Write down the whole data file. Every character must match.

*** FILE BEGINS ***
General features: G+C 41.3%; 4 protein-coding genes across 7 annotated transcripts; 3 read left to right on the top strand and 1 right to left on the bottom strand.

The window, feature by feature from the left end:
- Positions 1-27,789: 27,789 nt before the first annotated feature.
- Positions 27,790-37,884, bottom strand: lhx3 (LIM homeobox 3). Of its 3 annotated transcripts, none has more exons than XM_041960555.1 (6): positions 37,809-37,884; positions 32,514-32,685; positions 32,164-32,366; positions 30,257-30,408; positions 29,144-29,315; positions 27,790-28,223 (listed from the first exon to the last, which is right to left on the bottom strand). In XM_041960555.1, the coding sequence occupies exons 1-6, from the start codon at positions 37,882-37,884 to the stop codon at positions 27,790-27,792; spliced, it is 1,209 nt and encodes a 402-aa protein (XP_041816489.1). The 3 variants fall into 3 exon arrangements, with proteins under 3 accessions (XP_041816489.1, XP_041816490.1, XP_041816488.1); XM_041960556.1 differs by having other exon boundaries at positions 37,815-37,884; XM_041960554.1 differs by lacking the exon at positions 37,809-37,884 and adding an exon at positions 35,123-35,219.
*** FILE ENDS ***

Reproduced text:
General features: G+C 41.3%; 4 protein-coding genes across 7 annotated transcripts; 3 read left to right on the top strand and 1 right to left on the bottom strand.

The window, feature by feature from the left end:
- Positions 1-27,789: 27,789 nt before the first annotated feature.
- Positions 27,790-37,884, bottom strand: lhx3 (LIM homeobox 3). Of its 3 annotated transcripts, none has more exons than XM_041960555.1 (6): positions 37,809-37,884; positions 32,514-32,685; positions 32,164-32,366; positions 30,257-30,408; positions 29,144-29,315; positions 27,790-28,223 (listed from the first exon to the last, which is right to left on the bottom strand). In XM_041960555.1, the coding sequence occupies exons 1-6, from the start codon at positions 37,882-37,884 to the stop codon at positions 27,790-27,792; spliced, it is 1,209 nt and encodes a 402-aa protein (XP_041816489.1). The 3 variants fall into 3 exon arrangements, with proteins under 3 accessions (XP_041816489.1, XP_041816490.1, XP_041816488.1); XM_041960556.1 differs by having other exon boundaries at positions 37,815-37,884; XM_041960554.1 differs by lacking the exon at positions 37,809-37,884 and adding an exon at positions 35,123-35,219.